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Songs Of Activism And Revolution: The Revolution Will Not Be Televised

Although recorded in 1970, Gil Scott-Heron's spoken word piece still holds up as a powerful piece of work.

This 1970 record made spoken word performer Gil Scott-Heron an influential figure:

Scott-Heron's work has influenced writers, academics and musicians from indie rockers to rappers. His work during the 1970s influenced and helped engender later African-American music genres such as hip hop and neo soul. He has been described by music writers as "the godfather of rap" and "the black Bob Dylan".

Chicago Tribune writer Greg Kot comments on Scott-Heron's collaborative work with Jackson, "Together they crafted jazz-influenced soul and funk that brought new depth and political consciousness to ‘70s music alongside Marvin Gaye and Stevie Wonder. In classic albums such as 'Winter in America' and 'From South Africa to South Carolina,' Scott-Heron took the news of the day and transformed it into social commentary, wicked satire, and proto-rap anthems. He updated his dispatches from the front lines of the inner city on tour, improvising lyrics with an improvisational daring that matched the jazz-soul swirl of the music".

Of Scott-Heron's influence on hip hop, Kot writes that he "presag[ed] hip-hop and infus[ed] soul and jazz with poetry, humor and pointed political commentary". Ben Sisario of The New York Times writes that "He preferred to call himself a "bluesologist," drawing on the traditions of blues, jazz and Harlem renaissance poetics". Tris McCall of The Star-Ledger writes that "The arrangements on Gil Scott-Heron's early recordings were consistent with the conventions of jazz poetry – the movement that sought to bring the spontaneity of live performance to the reading of verse".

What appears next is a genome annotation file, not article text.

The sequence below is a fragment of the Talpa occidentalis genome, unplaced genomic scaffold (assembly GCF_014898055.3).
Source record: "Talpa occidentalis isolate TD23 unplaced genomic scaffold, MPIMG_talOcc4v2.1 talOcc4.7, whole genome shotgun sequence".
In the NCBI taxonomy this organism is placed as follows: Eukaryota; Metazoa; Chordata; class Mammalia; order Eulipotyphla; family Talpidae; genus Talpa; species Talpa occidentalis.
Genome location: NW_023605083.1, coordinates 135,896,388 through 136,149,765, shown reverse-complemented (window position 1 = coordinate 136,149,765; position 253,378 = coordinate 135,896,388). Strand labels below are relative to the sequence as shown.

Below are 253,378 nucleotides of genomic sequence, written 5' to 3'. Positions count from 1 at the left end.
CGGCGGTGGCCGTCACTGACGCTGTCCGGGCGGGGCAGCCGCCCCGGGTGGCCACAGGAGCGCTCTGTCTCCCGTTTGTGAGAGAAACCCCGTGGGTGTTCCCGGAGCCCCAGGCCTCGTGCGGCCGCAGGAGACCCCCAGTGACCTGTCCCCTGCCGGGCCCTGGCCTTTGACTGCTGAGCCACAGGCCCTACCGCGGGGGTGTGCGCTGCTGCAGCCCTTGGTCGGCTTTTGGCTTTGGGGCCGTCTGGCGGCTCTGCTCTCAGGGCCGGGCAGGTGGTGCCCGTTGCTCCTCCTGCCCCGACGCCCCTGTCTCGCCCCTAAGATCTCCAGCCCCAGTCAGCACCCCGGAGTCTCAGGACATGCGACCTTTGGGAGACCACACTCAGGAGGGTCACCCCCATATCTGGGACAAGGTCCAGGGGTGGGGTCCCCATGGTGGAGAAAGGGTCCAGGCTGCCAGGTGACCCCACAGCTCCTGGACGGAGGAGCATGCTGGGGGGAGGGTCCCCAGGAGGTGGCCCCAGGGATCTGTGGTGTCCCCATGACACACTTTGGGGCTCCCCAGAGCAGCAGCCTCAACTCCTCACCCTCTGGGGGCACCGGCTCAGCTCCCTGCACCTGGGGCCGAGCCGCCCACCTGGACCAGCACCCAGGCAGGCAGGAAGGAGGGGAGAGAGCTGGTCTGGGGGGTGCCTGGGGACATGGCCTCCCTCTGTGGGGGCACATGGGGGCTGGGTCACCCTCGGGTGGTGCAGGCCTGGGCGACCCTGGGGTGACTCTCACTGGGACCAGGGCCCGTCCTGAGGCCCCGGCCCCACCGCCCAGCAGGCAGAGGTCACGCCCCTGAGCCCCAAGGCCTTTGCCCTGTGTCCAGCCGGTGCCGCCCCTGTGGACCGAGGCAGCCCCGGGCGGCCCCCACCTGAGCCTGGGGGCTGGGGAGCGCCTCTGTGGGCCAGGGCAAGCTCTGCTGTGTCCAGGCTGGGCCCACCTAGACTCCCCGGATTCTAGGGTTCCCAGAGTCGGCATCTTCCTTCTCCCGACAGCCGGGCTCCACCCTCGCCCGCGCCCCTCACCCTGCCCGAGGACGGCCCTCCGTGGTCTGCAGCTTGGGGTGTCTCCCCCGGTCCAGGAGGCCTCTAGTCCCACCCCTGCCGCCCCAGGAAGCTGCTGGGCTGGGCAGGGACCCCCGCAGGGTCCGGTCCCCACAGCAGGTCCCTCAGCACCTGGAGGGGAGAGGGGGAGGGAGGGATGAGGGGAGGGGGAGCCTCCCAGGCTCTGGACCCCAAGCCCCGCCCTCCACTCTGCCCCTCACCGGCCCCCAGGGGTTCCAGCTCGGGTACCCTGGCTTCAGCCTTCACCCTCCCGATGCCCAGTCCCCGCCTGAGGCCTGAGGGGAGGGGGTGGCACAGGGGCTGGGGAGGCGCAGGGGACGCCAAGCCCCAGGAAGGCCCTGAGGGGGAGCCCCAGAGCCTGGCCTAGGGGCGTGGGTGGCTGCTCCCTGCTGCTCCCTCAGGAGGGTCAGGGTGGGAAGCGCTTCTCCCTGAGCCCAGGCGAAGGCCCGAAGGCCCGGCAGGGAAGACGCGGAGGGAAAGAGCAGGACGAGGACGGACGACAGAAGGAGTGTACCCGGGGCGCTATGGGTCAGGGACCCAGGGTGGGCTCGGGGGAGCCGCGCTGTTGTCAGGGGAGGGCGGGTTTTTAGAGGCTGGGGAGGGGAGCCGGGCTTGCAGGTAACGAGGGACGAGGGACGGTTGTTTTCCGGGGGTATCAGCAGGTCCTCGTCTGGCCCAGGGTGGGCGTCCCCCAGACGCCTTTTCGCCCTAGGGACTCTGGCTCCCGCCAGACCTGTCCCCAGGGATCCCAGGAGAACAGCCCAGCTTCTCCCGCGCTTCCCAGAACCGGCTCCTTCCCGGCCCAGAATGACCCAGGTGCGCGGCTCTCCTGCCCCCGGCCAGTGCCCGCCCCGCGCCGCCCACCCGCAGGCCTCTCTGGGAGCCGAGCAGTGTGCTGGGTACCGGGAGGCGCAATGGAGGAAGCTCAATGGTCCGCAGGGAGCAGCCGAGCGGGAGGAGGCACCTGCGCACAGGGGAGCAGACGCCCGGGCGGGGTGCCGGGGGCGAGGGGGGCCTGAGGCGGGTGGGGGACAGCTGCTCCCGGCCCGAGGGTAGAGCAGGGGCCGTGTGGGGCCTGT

On his influence, a music writer later noted that "Scott-Heron's unique proto-rap style influenced a generation of hip-hop artists". The Washington Post wrote that "Scott-Heron's work presaged not only conscious rap and poetry slams, but also acid jazz, particularly during his rewarding collaboration with composer-keyboardist-flutist Brian Jackson in the mid- and late '70s." The Observer's Sean O'Hagan discussed the significance of Scott-Heron's music with Brian Jackson, stating:

Together throughout the 1970s, Scott-Heron and Jackson made music that reflected the turbulence, uncertainty and increasing pessimism of the times, merging the soul and jazz traditions and drawing on an oral poetry tradition that reached back to the blues and forward to hip-hop. The music sounded by turns angry, defiant and regretful while Scott-Heron's lyrics possessed a satirical edge that set them apart from the militant soul of contemporaries such as Marvin Gaye and Curtis Mayfield.
—Sean O'Hagan

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